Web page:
Surprisingly the UK blue chip index only dipped 2% at market open before swiftly recovering and actually closing higher. The S&P 500 was also in positive territory at the end of its first session with Trump president-elect.
A Clinton win, constrained by a Republican Congress, was seen as the preferred outcome as it would have represented a continuation of the status quo.
On the flip-side, many observers expected a sell-off to at least rival Brexit in the wake of a Trump victory. So why didn’t it materialise?
• Tax cuts and infrastructure spending. Trump looks likely to be pro-business, delivering lower corporation taxes and cutting red tape. He has also pledged to spend up to $500bn on infrastructure projects. This could boost growth and employment and has a positive stance towards the energy sector.
• Speculation a December rate cut would be shelved. This now appears less likely but a feeling the Fed might retreat from a rate rise may have provided some initial support to the markets.
• Markets unsure how to price in Trump win. Perhaps wary of making snap judgements after their recent experience of the Brexit vote, investors may be holding fire as they wait to see what a Trump presidency means.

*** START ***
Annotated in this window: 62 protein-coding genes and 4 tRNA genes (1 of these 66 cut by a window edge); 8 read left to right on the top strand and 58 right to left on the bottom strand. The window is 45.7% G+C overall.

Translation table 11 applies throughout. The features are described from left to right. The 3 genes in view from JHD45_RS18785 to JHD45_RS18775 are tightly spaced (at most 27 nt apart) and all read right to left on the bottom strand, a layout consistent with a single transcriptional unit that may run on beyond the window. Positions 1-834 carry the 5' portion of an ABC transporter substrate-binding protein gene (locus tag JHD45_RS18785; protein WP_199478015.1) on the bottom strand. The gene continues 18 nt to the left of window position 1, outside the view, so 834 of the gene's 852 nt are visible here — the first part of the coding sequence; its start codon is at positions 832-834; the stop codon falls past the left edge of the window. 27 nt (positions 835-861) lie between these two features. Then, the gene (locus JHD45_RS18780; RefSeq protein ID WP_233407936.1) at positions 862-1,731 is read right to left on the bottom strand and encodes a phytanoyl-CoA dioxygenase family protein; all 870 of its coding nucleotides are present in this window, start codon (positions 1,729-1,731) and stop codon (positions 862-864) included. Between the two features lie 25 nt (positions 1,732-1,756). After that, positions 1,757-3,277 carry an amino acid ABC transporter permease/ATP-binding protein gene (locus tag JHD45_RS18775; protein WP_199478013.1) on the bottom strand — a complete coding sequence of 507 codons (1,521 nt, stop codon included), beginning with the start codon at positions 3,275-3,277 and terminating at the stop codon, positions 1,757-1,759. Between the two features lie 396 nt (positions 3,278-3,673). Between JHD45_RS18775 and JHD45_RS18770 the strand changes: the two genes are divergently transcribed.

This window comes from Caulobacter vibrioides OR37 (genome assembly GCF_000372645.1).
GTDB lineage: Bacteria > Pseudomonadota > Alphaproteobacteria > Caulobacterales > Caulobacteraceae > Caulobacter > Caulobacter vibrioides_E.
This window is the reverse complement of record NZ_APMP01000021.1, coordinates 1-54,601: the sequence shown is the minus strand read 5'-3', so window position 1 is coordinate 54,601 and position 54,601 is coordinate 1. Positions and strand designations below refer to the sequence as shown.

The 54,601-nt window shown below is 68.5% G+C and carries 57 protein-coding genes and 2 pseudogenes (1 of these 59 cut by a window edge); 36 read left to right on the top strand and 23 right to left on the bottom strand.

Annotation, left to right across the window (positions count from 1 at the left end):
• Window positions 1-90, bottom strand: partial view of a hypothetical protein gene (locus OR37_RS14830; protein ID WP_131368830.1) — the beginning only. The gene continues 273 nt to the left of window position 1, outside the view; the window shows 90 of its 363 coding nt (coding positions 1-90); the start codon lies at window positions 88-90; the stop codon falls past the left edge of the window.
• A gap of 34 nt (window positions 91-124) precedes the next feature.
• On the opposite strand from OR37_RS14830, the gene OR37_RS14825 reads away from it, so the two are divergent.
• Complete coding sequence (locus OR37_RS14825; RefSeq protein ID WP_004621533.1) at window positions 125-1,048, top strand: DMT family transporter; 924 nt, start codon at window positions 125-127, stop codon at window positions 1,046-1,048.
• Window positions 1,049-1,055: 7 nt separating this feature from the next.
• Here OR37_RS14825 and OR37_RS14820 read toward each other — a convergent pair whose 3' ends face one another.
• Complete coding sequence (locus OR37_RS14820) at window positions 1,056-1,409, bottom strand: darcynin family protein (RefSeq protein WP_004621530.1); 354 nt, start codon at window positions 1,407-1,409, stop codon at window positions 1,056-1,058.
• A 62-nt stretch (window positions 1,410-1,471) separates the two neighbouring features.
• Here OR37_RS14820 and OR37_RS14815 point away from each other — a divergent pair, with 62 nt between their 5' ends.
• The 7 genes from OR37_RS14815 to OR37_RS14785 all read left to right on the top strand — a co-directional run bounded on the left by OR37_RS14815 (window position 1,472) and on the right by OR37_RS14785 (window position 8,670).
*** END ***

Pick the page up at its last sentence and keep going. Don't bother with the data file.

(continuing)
Top Trump picks
Although the markets appear comfortable with Trump for now, in the longer term a series of unfunded tax cuts would likely swell the US government deficit and potentially store up risks for the future.
As a guide to which UK stocks might do well under a Trump administration we now update our views on the stocks, funds and other assets we said to buy if Trump got in.
We believe the relief rally in healthcare stocks has now played out. As such, we think the easy money has been made in terms of the removal of Clinton’s price cap threat.
We are more positive on the medium-term boost Trump might provide to energy, defence and infrastructure-related stocks – that’s where you should keep buying stocks and funds.
Markets bet on post-Trump paradigm shift
Market moves since Donald Trump’s surprise US election win, for now at least, indicate markets are starting to factor in higher economic growth, inflation and interest rates in the US and potentially the rest of the world.
Trump looks set to implement a dual government stimulus package through both increasing government spending and cutting taxes, a move likely to increase US government debt in the short term.